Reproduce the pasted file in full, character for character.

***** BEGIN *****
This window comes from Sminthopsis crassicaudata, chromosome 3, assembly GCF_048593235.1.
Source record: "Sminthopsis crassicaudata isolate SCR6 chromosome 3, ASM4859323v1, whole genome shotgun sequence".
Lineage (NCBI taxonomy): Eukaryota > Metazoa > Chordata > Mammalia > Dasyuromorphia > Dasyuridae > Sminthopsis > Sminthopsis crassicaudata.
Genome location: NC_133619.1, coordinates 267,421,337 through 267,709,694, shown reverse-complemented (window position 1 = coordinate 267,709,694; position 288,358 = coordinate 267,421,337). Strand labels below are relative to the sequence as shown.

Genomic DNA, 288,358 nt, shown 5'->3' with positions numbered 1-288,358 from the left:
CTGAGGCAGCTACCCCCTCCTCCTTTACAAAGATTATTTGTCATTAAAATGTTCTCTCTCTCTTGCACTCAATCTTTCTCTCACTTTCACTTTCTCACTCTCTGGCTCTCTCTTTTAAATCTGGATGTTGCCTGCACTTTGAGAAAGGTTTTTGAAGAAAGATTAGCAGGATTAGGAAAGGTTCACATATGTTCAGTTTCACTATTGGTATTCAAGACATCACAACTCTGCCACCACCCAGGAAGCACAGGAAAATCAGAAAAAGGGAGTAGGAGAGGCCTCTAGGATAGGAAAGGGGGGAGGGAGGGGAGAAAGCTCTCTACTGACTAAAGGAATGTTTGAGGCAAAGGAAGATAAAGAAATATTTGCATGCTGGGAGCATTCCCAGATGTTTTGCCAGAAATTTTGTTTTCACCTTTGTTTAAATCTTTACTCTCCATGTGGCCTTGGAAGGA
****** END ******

This window comes from Sminthopsis crassicaudata, chromosome 3, assembly GCF_048593235.1.
Source record: "Sminthopsis crassicaudata isolate SCR6 chromosome 3, ASM4859323v1, whole genome shotgun sequence".
Lineage (NCBI taxonomy): Eukaryota > Metazoa > Chordata > Mammalia > Dasyuromorphia > Dasyuridae > Sminthopsis > Sminthopsis crassicaudata.
Genome location: NC_133619.1, coordinates 267,421,337 through 267,709,694, shown reverse-complemented (window position 1 = coordinate 267,709,694; position 288,358 = coordinate 267,421,337). Strand labels below are relative to the sequence as shown.

Genomic DNA, 288,358 nt, shown 5'->3' with positions numbered 1-288,358 from the left:
CTGAGGCAGCTACCCCCTCCTCCTTTACAAAGATTATTTGTCATTAAAATGTTCTCTCTCTCTTGCACTCAATCTTTCTCTCACTTTCACTTTCTCACTCTCTGGCTCTCTCTTTTAAATCTGGATGTTGCCTGCACTTTGAGAAAGGTTTTTGAAGAAAGATTAGCAGGATTAGGAAAGGTTCACATATGTTCAGTTTCACTATTGGTATTCAAGACATCACAACTCTGCCACCACCCAGGAAGCACAGGAAAATCAGAAAAAGGGAGTAGGAGAGGCCTCTAGGATAGGAAAGGGGGGAGGGAGGGGAGAAAGCTCTCTACTGACTAAAGGAATGTTTGAGGCAAAGGAAGATAAAGAAATATTTGCATGCTGGGAGCATTCCCAGATGTTTTGCCAGAAATTTTGTTTTCACCTTTGTTTAAATCTTTACTCTCCATGTGGCCTTGGAAGGA